Rali in support of S4C – time to listen to viewers and ensure media plurality in Wales

Cymdeithas yr Iaith Gymraeg (Welsh Language Society) organised a rally yesterday at Cathays Park outside what was, in pre-devolution days, the Welsh office.  Core to Cymdeithas’ argument was the need to guarantee the independence of S4C from the BBC and from political interference. This follows the news earlier this week that all four leaders of the main political parties in Wales had taken the rare step of co-authoring a letter to David Cameron calling for an independent review of S4C. Addressing the thousand (or was it two thousand??) supporters gathered in front of her, Menna Machreth, the articulate young chair of the society argued that the BBC in London could not be entrusted with S4C in a context where the Beeb’s own funding of both Welsh and English language broadcasting in Wales had seen a hefty cut. Despite the arrival of the drama village in Roath basin, which will this summer become home to staple fare like Casualty, many in the Welsh media industry have been expressing concern about the BBC’s apparent tendency to support network provision at the expense of sustaining regional and national programming. The 16% cut in English-language TV programmes (by the BBC and ITV) for Welsh viewers noted by this  summer’s OFCOM analysis of the communications market is an important context for debates over S4C because it makes clear the need for an inclusive debate over what broadcasting in Wales should look like and who should oversee it – Westminster or WAG. But it was striking too that many speakers at the rally were critical of S4C itself, citing its failure to listen to its own viewers as part of the channel’s recent problems. Even the channel’s supporters seem to regard the current crisis as an opportunity to make something new of the old S4C.

By the way, Welsh-speakers interested in knowing more about the protests to establish S4C in the 1970s might want to check out a booklet called ‘S4C Pwy Dalodd Amdani?’ (trans. ‘S4C Who Paid For It?’) which the Welsh Language Society has recently produced. Inevitably it tells the story from the perspective of the Society and students & scholars will doubtless want to explore other analyses. Still, the pamphlet’s reproduction of cartoons satirising aspects of the 1970s protest are useful reminders of just how much has, and hasn’t changed, in the world of Welsh media and culture in the quarter century and more of S4C’s existence.

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3 Responses to Rali in support of S4C – time to listen to viewers and ensure media plurality in Wales

  1. Wyn Mason says:

    I would like to add to the above by saying that I don’t think it is striking or surprising that people are critical of S4C. As someone who has made several programmes, and pitched many more to S4C’s comissioning editors over the years, I can testify to the channel’s lack of experimentation and risk taking. The channel’s very existence in the first place was the result of a hard-grafted campaign that stretched from 1968 to 1980, during which many sacrifices were made, not least Gwynfor Evans’ threat to fast himself to death. If there is such a thing as a people’s channel, then S4C surely is a prime candidate. However, since they started broadcasting in 1982 they have conducted themselves as a traditional ‘Establishment’ broadcaster, like a mini-BBC, and have consistently played it safe re programme formats and ideas, rather than fostering creativity, distinctiveness and giving voice to some of the radical Welsh spirit that led to its very existence. I think it is most fitting and comendable for Cymdeithas yr Iaith to be seizing this moment of crisis and demanding fundamental changes at the very core of S4C.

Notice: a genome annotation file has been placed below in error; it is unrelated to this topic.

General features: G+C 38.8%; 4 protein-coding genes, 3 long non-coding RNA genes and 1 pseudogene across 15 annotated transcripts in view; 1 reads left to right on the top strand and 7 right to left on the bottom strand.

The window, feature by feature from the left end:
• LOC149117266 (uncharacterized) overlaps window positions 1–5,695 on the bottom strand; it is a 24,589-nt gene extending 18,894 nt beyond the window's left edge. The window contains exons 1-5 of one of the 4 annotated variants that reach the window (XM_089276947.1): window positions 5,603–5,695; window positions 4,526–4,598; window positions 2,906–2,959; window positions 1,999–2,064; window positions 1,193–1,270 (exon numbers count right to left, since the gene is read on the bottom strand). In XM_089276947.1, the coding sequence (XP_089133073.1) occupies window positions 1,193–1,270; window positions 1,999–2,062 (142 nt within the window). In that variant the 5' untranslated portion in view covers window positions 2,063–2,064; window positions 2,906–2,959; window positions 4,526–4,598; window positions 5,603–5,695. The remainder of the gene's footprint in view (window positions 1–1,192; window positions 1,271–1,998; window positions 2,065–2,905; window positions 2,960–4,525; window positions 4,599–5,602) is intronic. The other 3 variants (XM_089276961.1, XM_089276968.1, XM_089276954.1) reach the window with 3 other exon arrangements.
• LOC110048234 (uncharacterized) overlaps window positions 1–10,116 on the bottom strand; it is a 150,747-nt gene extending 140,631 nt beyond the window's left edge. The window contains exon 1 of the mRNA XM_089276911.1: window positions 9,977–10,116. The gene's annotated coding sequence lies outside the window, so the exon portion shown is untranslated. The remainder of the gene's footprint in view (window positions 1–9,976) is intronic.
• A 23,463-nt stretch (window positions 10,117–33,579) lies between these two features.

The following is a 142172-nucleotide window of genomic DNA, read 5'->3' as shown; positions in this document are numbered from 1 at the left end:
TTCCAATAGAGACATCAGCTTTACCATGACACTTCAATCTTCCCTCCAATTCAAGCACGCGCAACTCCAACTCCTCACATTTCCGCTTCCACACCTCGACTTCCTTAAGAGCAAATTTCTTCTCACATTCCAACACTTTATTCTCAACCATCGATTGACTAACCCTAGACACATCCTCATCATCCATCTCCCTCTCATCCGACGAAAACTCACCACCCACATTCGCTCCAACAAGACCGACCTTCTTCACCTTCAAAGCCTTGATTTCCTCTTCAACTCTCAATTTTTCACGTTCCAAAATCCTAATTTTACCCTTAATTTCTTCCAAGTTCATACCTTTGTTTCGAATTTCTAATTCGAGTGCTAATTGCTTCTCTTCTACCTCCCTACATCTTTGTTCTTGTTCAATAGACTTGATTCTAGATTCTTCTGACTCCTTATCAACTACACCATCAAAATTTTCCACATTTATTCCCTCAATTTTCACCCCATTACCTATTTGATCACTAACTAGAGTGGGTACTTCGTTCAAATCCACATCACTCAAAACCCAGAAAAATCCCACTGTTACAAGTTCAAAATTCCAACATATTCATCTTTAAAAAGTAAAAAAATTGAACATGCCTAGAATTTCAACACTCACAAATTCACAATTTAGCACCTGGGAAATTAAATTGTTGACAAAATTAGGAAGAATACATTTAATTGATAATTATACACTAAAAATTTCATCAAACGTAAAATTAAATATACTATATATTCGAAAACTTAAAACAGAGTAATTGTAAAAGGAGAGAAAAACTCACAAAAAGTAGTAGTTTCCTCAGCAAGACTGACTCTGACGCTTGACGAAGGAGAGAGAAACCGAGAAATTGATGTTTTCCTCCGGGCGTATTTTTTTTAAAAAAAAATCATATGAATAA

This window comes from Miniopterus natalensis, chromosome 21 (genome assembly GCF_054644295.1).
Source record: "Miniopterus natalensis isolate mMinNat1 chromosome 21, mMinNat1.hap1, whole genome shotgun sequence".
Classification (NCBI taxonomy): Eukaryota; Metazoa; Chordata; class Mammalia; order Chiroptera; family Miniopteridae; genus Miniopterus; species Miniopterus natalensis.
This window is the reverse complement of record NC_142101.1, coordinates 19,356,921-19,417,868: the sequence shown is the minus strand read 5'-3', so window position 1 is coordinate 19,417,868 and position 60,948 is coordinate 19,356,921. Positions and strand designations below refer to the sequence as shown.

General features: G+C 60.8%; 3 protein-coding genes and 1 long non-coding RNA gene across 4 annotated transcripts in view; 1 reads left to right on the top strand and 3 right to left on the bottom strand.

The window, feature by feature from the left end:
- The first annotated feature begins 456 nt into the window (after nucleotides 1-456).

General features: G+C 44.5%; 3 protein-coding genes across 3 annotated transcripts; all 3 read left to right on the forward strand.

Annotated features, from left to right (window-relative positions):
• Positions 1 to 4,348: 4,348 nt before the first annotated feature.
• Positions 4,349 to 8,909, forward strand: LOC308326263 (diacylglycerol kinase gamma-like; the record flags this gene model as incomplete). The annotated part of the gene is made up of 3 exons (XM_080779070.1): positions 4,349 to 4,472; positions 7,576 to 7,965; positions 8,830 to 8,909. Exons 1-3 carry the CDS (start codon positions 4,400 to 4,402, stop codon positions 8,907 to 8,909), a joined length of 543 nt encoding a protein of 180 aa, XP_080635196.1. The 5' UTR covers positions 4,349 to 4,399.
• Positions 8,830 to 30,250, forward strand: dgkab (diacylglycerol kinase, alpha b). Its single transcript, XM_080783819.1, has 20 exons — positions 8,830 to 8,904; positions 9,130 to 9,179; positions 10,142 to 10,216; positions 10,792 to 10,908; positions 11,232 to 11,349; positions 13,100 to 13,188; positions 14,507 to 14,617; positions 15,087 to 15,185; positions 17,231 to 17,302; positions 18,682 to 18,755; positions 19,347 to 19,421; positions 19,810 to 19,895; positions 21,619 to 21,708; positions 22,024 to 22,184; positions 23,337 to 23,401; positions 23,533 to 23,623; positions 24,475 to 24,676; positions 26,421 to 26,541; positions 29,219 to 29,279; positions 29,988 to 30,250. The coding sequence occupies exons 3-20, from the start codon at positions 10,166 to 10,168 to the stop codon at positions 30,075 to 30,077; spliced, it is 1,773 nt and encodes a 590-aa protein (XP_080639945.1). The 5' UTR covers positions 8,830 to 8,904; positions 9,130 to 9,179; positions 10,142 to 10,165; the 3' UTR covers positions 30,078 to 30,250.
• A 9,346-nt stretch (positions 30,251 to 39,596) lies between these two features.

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  3. Rebecca Williams says:

    It’s interesting to square this with the recent research from S4C that claims that the channel brought £90m to the Welsh economy this year.

    Given these debates over control and funding, as well as these wider contexts regarding the economic growth of Wales, the example of S4C is especially interesting.

    The BBC Trust recently called for BBC One to take more risks in its prime-time programming, so this issue of the lack of risk-taking and experimentation is not restricted to S4C. How much can we expect channels to be experimental? How much of this is influenced by the fact that they are Public Service Broadcasters? And how can these questions be squared with the contemporary economic situation?

    I think that watching how S4C develops over the next few years will be of interest, not just to those of us who are interested in Welsh broadcasting, but to anyone interested in the media more broadly.

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